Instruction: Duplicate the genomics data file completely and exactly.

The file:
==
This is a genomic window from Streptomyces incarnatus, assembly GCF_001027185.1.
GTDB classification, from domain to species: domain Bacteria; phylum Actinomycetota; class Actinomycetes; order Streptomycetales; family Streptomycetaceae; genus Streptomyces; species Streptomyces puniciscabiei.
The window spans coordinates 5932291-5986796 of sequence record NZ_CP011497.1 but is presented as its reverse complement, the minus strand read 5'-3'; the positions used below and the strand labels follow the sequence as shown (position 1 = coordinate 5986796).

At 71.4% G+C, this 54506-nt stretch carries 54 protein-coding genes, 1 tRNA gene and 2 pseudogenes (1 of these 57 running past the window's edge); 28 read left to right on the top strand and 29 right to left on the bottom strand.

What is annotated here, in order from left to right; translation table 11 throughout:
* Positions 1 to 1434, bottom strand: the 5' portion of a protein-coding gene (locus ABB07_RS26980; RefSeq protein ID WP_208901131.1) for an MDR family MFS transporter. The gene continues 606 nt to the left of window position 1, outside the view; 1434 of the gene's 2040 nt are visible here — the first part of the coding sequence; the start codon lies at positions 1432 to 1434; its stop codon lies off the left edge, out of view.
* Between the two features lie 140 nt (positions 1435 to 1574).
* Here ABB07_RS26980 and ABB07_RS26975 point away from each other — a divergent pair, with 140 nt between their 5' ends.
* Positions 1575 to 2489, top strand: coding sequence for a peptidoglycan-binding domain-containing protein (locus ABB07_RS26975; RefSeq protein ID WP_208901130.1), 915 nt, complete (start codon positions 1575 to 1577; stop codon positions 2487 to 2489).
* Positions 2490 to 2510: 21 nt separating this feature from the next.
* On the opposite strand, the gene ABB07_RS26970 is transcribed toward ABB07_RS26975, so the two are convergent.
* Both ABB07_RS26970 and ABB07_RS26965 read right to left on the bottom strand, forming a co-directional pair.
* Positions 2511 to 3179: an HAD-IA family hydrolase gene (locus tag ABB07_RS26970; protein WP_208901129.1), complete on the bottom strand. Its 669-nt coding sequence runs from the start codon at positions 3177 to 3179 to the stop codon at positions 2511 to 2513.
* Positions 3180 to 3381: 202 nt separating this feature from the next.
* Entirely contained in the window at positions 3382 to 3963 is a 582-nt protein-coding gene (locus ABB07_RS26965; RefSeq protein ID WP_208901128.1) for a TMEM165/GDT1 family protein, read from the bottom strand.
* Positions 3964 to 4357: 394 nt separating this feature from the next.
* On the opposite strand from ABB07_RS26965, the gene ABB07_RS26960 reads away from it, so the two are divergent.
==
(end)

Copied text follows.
This is a genomic window from Streptomyces incarnatus, assembly GCF_001027185.1.
GTDB classification, from domain to species: domain Bacteria; phylum Actinomycetota; class Actinomycetes; order Streptomycetales; family Streptomycetaceae; genus Streptomyces; species Streptomyces puniciscabiei.
The window spans coordinates 5932291-5986796 of sequence record NZ_CP011497.1 but is presented as its reverse complement, the minus strand read 5'-3'; the positions used below and the strand labels follow the sequence as shown (position 1 = coordinate 5986796).

At 71.4% G+C, this 54506-nt stretch carries 54 protein-coding genes, 1 tRNA gene and 2 pseudogenes (1 of these 57 running past the window's edge); 28 read left to right on the top strand and 29 right to left on the bottom strand.

What is annotated here, in order from left to right; translation table 11 throughout:
* Positions 1 to 1434, bottom strand: the 5' portion of a protein-coding gene (locus ABB07_RS26980; RefSeq protein ID WP_208901131.1) for an MDR family MFS transporter. The gene continues 606 nt to the left of window position 1, outside the view; 1434 of the gene's 2040 nt are visible here — the first part of the coding sequence; the start codon lies at positions 1432 to 1434; its stop codon lies off the left edge, out of view.
* Between the two features lie 140 nt (positions 1435 to 1574).
* Here ABB07_RS26980 and ABB07_RS26975 point away from each other — a divergent pair, with 140 nt between their 5' ends.
* Positions 1575 to 2489, top strand: coding sequence for a peptidoglycan-binding domain-containing protein (locus ABB07_RS26975; RefSeq protein ID WP_208901130.1), 915 nt, complete (start codon positions 1575 to 1577; stop codon positions 2487 to 2489).
* Positions 2490 to 2510: 21 nt separating this feature from the next.
* On the opposite strand, the gene ABB07_RS26970 is transcribed toward ABB07_RS26975, so the two are convergent.
* Both ABB07_RS26970 and ABB07_RS26965 read right to left on the bottom strand, forming a co-directional pair.
* Positions 2511 to 3179: an HAD-IA family hydrolase gene (locus tag ABB07_RS26970; protein WP_208901129.1), complete on the bottom strand. Its 669-nt coding sequence runs from the start codon at positions 3177 to 3179 to the stop codon at positions 2511 to 2513.
* Positions 3180 to 3381: 202 nt separating this feature from the next.
* Entirely contained in the window at positions 3382 to 3963 is a 582-nt protein-coding gene (locus ABB07_RS26965; RefSeq protein ID WP_208901128.1) for a TMEM165/GDT1 family protein, read from the bottom strand.
* Positions 3964 to 4357: 394 nt separating this feature from the next.
* On the opposite strand from ABB07_RS26965, the gene ABB07_RS26960 reads away from it, so the two are divergent.